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on 10 November 2009
"An endorsement at the highest level should be given to David Long's Little Book of London..."

In posting the above review, I have attempted to do so in the style of David Long; in other words, I didn't actually write it myself; I just copied somebody else's review and am passing it off as my own...

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on 29 March 2013
This is a great book; not just for fans of the underground but for anyone in general.
It is full of facts about the history of the tube, how the lines started, how they got their names and fun trivia such as what stations have been used in location shoots.
I am fascinated now by the 'missing' stations; those that closed down long since but can still be glimpsed if you know when and where to look. Suffice it to say, next time I go down to London it will be with book in hand and trying to avoid busy times so I can have a good look for these ghost stations.
I can imagine that some people will think there is too much detail in parts, such as the fact that all victims of the Bethnal Green crush are listed. But in my view this serves as a memorial to them, I knew nothing whatever about this disaster before I read the book, if I was a descendant I'd be pleased they were not forgotten.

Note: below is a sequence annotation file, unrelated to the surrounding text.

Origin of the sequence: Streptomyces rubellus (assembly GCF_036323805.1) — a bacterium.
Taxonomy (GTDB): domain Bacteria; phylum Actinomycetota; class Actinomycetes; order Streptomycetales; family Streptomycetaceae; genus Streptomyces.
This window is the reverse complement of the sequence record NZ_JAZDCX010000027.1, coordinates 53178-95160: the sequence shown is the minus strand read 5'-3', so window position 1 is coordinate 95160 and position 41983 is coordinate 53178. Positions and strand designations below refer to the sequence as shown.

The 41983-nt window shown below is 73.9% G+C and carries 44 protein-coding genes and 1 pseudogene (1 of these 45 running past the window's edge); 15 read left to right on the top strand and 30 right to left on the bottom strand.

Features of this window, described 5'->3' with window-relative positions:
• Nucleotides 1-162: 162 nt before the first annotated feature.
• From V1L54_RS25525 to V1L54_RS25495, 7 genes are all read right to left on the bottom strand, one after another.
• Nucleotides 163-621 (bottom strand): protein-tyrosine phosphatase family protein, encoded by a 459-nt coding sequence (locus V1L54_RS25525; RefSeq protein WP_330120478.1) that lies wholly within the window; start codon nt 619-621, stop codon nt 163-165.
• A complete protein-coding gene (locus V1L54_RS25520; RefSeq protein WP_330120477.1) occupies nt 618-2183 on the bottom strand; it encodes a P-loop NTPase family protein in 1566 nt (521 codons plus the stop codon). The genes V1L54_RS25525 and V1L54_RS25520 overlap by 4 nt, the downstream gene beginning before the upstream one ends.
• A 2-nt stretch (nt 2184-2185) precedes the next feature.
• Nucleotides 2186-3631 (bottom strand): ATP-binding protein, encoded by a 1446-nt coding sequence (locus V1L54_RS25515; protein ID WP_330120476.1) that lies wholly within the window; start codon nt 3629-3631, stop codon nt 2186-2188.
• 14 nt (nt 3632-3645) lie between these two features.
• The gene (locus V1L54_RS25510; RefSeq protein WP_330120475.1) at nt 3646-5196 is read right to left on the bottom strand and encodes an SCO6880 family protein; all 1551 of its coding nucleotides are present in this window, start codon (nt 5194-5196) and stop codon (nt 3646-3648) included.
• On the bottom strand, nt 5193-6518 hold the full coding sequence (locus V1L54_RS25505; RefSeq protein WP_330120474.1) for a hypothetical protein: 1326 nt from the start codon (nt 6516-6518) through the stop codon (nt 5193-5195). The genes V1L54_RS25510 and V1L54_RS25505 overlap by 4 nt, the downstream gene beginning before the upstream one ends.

So all in all, a great read, one to go back to again and again, especially if you are going to be 'going underground'!
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on 18 February 2012
This a very entertaining book which can be read between stops on the bus or tube, or just for fun on a rainy afternoon. Although the timeline section gives you the very basic history of the tube, within the book itself I'd have expected at least some facts on tunneling techniques, the development of the trains and signalling, but no. The section on 'Trains in Drains and Daft Ideas' is fascinating and a great read, but a section on the ideas that did work would have made this a far more complete publication. On far too many occasions the book ends up providing a series of facts in long lists, like a dreaded answer sheet from a pub quiz. David Long does provide an extensive bibliography in the back of the book, though a shorter `recommended reading' list may have been more useful. It is a good read, but for those interested in more than just quirky facts, be warned you'll need to buy something else too, such as the Shire Guide publication, even though the book's forward boasts that the book `will tell you everything you need to know...' The book is well worth its meagre asking price, it's a handy size to carry around and the hard cover gives it a nice tactile quality. Just don't expect it to be the only book you'll ever need if you're fascinated by the London Underground. Had it been possible I'd have given it 3.5 stars.
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on 18 February 2016